heilig – holy
IPA: [ˈhaɪ̯lɪç], [ˈhaɪ̯lɪk]
Etymology: Middle High German heilec, Old High German heilag, either from a Germanic noun with the meaning “charm; favourable sign, luck” or from heil (meaning “whole”).
Meaning: im Unterschied zu allem Irdischen göttlich vollkommen und daher verehrungswürdig – In contrast to all earthly things divinely perfect and therefore venerable.
Jesaja 6,3 Und einer rief dem anderen zu und sprach: Heilig, heilig, heilig ist Jehova der Heerscharen, die ganze Erde ist voll seiner Herrlichkeit!
Isaiah 6:3 And one cried unto another, and said, Holy, holy, holy, is the LORD of hosts: the whole earth is full of his glory.
I will first admit that I don’t even come close to understand what God’s holiness is. I need to do more study in this area.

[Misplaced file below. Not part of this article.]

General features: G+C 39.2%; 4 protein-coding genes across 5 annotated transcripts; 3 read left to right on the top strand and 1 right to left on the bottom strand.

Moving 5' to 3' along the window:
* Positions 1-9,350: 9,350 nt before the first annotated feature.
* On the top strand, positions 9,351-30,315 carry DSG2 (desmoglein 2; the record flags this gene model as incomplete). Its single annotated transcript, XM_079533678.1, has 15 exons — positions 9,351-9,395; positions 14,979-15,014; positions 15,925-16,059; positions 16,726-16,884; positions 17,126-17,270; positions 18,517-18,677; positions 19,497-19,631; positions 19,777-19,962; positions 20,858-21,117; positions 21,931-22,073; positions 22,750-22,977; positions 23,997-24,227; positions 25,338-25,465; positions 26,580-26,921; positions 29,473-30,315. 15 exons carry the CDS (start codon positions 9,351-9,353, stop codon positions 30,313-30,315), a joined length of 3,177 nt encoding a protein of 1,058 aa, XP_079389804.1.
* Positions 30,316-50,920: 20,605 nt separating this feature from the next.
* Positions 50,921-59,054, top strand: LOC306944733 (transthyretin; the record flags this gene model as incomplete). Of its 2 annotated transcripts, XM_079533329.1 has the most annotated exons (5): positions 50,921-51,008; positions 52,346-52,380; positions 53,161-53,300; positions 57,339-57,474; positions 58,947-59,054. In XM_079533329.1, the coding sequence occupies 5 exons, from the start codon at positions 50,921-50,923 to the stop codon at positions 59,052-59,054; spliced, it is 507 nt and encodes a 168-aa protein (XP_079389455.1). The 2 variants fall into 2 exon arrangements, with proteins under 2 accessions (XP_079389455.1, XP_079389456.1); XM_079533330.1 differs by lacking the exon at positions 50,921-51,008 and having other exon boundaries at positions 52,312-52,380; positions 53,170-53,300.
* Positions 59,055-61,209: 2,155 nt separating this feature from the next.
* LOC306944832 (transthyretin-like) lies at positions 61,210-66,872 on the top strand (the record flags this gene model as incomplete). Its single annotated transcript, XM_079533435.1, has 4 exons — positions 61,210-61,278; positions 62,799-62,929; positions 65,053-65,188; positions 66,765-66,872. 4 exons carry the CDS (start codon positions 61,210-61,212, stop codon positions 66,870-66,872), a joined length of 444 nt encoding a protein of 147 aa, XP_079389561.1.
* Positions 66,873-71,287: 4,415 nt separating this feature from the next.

His standard is far above what man considers as good or acceptable, and it is with much trepidation that I am writing about this. At this point, I don’t even know what verses to refer to, except for one that came to my mind almost immediately:
1. Petrus 1,16 denn es steht geschrieben: “Seid heilig, denn ich bin heilig”.
1 Peter 1:16 Because it is written, Be ye holy; for I am holy.
When Christians are commanded to be holy, it doesn’t mean to be perfect, since that is impossible while we still live in this world. But as His people, we are to follow his commandments.
I thought the etymology for the German word heilig was interesting, especially the last part, where it says the word might have come from heil, which can mean “whole”. When I think of holiness, I think of perfection. Isn’t wholeness also something that is akin to perfection?
Perhaps not, but something that isn’t whole definitely isn’t perfect.
The connections between these words are something to think about.